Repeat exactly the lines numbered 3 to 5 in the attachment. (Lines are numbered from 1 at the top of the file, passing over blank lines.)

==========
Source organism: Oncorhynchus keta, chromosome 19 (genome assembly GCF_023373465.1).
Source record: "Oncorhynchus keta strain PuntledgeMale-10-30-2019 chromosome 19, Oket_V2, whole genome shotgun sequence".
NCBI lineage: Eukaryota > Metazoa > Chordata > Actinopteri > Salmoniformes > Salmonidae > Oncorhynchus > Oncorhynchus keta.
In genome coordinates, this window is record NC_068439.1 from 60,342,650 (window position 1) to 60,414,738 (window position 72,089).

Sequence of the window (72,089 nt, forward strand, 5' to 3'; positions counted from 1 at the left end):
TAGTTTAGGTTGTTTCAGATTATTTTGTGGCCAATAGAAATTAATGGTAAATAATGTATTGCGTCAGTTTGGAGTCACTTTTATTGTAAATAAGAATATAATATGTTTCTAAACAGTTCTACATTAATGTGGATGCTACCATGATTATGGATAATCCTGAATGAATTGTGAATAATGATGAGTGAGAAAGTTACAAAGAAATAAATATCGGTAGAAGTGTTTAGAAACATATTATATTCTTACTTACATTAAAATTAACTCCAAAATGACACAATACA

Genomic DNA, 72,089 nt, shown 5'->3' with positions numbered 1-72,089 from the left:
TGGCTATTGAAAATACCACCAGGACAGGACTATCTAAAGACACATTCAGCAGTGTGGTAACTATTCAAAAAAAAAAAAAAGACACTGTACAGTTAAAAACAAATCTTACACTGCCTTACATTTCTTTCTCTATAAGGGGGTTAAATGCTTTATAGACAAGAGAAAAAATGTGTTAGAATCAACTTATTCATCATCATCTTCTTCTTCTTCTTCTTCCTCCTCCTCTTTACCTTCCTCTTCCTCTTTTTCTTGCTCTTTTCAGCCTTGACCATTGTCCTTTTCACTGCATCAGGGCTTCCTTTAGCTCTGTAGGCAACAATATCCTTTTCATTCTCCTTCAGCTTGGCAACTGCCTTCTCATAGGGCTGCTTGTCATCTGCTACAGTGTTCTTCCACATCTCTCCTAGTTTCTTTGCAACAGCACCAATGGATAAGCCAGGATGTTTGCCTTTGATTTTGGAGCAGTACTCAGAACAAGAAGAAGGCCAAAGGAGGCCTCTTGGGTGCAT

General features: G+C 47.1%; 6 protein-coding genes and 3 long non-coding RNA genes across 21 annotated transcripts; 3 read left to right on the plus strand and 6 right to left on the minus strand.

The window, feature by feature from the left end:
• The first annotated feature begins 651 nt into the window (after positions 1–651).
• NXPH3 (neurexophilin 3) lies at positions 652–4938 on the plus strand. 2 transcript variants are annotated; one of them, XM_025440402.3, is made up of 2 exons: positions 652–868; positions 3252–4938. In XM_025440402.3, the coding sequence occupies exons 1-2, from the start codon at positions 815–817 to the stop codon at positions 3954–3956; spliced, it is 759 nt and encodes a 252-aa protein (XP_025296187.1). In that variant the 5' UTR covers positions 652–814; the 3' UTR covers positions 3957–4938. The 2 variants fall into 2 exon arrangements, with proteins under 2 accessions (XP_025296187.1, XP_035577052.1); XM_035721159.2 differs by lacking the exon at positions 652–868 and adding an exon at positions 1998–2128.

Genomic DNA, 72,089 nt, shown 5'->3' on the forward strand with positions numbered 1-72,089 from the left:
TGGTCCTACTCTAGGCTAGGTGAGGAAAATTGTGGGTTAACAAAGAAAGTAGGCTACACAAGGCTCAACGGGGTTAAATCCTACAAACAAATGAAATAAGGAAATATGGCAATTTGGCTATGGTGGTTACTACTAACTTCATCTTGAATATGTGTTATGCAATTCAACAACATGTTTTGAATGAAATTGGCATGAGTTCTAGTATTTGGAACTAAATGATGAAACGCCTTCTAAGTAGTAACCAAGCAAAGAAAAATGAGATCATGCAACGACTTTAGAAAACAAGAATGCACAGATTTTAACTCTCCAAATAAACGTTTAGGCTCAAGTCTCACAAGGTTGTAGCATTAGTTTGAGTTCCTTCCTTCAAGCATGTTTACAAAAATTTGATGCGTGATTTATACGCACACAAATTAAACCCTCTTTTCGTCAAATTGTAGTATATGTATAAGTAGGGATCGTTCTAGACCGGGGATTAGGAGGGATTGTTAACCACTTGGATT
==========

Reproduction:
NCBI lineage: Eukaryota > Metazoa > Chordata > Actinopteri > Salmoniformes > Salmonidae > Oncorhynchus > Oncorhynchus keta.
In genome coordinates, this window is record NC_068439.1 from 60,342,650 (window position 1) to 60,414,738 (window position 72,089).

Sequence of the window (72,089 nt, forward strand, 5' to 3'; positions counted from 1 at the left end):